Author: Jon Evans

Google in, Google out

Call it the Triumph of the Stacks. I attended Google I/O this week, and saw a lot of cool things: but what really hit home for me, at the keynote and the demos and the developer sessions, was just how dominant Google has become, in so many different domains … and, especially, how its only real competition comes from the four other tech behemoths who dominate our industry’s landscape. Typically, Bruce Sterling saw it coming first, five full years ago: “The Stacks” […] Google, Apple, Facebook, Amazon and Microsoft. These big five American vertically organized silos are re-making the...

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Pattern recognition

I helped work on a thing last weekend that I can’t write about, yet, and then last week I found my way to San Jose for Nvidia’s GPU Technology Conference, and fine, all right, OK, I’m convinced: now that the smartphone boom is plateauing, AI/deep learning is the new coal face of technology — and, at least for now, Nvidia bestrides it like many parallel colossi. I use the metaphor “coal face” advisedly. It’s the place where advances are being made, where the most value is being created … but it’s also a messy business, often with little visibility,...

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This dystopia is completely ridiculous

We live in dark and darkly hilarious times. Our world has grown so bewildering and complicated, in no small part because of the finger jammed on technology’s fast-forward button, that many people have given up trying to make sense of it — or to make sense at all. That’s honestly my only explanation for some of the craziness out in the tech world these days. I once saw Cory Doctorow talk about ending DRM worldwide in the next decade. Oh, Cory, do you have your work cut out. Consider Juicero. No, wait, stop laughing — I mean, keep laughing,...

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Reasons to be cheerful

I know, I know, it’s been a rough year. Fury, discord, and hatred seem to be on the rise. The super-elite keep getting richer, while young workers keep getting poorer, and economic mobility has plummeted. “The best lack all conviction, while the worst are full of passionate intensity.” And yet. Quietly, stubbornly, defying the headlines, bit by bit, around the world, slow shifts are underway towards a better world. Could they be erased by some kind of sudden disaster? Sure. And yet it’s hard to deny that profound changes for the better keep happening. I don’t mean to minimize...

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Hope and rapture on West Broadway

We were just outside the Marriott on the edge of downtown when the conference doors opened. I remember saying something like “Those people… they seem a little different…” And suddenly there was a horrible strident laughter all around us and the street was full of what looked like hairy steampunk neohippies, all vaping and toking and comparing tattoos in clusters around the main entrance, which displayed a MAPS PSYCHEDELIC SCIENCE 2017 sign like a banner marking the gateway to hell. And a voice was screaming “Holy Jesus! What are these goddamn animals?” Then it was quiet again. My attorney...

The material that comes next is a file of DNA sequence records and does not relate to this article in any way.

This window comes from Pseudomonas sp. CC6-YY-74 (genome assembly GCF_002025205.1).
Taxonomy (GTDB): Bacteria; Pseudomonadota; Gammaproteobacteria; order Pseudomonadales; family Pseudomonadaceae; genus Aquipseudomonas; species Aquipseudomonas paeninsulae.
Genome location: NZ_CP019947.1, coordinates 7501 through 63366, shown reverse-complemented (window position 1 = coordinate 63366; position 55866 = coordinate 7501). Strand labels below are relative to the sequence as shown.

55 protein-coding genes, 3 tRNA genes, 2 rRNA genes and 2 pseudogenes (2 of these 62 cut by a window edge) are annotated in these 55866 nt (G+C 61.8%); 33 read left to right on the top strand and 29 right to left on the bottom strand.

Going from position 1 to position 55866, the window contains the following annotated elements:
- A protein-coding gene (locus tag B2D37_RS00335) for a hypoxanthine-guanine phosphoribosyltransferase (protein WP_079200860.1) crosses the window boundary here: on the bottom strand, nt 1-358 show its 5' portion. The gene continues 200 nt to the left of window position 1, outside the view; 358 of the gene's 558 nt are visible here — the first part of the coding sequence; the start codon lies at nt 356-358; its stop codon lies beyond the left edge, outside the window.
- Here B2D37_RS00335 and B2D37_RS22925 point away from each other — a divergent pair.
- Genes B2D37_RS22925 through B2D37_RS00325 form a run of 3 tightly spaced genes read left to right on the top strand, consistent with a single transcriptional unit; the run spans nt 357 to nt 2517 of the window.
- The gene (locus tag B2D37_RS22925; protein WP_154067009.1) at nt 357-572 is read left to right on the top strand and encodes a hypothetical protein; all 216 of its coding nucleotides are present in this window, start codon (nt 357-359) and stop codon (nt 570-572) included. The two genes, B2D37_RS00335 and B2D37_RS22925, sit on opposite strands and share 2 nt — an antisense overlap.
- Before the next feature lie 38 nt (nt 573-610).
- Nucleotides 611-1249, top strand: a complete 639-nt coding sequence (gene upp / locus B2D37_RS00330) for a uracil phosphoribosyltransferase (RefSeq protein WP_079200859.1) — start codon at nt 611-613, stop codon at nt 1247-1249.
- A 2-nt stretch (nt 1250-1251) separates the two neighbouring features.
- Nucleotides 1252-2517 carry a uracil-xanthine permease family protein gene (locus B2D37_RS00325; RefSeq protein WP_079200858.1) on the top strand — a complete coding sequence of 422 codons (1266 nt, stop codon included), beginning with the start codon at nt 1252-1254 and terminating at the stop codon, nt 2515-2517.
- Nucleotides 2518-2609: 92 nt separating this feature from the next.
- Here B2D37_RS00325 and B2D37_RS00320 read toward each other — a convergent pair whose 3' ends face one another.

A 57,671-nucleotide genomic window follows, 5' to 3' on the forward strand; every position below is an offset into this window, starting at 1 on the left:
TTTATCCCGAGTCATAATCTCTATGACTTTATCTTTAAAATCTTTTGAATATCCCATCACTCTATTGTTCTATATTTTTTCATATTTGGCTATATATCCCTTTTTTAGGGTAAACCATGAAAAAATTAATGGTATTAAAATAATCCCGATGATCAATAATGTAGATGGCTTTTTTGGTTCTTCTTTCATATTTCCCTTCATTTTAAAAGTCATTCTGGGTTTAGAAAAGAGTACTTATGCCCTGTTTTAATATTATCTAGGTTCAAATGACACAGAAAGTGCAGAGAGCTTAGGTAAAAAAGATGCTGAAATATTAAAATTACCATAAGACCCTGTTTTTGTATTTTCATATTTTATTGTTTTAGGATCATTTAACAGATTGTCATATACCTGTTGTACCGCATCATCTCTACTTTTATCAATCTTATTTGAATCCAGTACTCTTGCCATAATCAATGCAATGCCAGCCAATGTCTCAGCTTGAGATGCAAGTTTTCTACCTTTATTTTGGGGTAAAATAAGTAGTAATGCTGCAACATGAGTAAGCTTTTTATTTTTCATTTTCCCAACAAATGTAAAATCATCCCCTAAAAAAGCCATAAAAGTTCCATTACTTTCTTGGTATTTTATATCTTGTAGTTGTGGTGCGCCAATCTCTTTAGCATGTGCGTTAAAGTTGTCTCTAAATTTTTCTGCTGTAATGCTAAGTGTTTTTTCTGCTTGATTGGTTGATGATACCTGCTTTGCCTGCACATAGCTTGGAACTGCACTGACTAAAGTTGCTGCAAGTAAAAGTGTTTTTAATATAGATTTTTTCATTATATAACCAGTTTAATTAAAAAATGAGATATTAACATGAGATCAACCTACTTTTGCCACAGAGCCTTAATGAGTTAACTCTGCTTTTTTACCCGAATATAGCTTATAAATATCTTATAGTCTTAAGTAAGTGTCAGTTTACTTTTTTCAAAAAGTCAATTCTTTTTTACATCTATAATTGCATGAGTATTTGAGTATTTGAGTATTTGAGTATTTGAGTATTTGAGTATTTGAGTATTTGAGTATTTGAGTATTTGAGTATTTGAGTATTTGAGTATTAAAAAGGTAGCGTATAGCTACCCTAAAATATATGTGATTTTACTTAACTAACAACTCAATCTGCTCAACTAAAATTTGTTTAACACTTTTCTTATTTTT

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Stop blaming the tech industry for the world’s problems

Everything we do is terrible, says the trope. We’re oppressive. We’re exploitative. We’re sexist, racist, classist. We deify horrible frat-boy brogrammer assholes, while funding, and celebrating, morally bankrupt apps that exist to stand in for their mothers and/or servants. We destroy jobs and displace the working class. We cater to the rich and privileged urban elite, while the poor masses fall further behind. How can we possibly claim to be building a better world? And the thing is, you can, in isolation, actually make a pretty good case that the tech industry is guilty of all of these things....

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Waiting for the new new thing

The smartphone wars are over, and everybody won. Life without our phones is almost unthinkable. I just spent the last five days on a couple of remote Pacific islands, and every so often I’d look up and see a flower-garlanded local child immersed in a Samsung tablet – and this seemed wholly unremarkable. But now that the gold rush is over, and we’ve entered the mopping-up phase – what next? What is, as Michael Lewis once put it, the new new thing? Conventional wisdom gives us five major contenders: AI, AR/VR, biotech, blockchains, and drones. AI is the biggest...

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Why do developers who could work anywhere flock to the world’s most expensive cities?

Politicians and economists lament that certain alpha regions — SF, LA, NYC, Boston, Toronto, London, Paris — attract all the best jobs while becoming repellently expensive, reducing economic mobility and contributing to further bifurcation between haves and have-nots. But why don’t the best jobs move elsewhere? Of course many of them can’t. The average financier in NYC or London (until Brexit annihilates London’s banking industry, of course…) would be laughed out of the office, and not invited back, if they told their boss they wanted to henceforth work from Chiang Mai. But this isn’t true of (much of) the...

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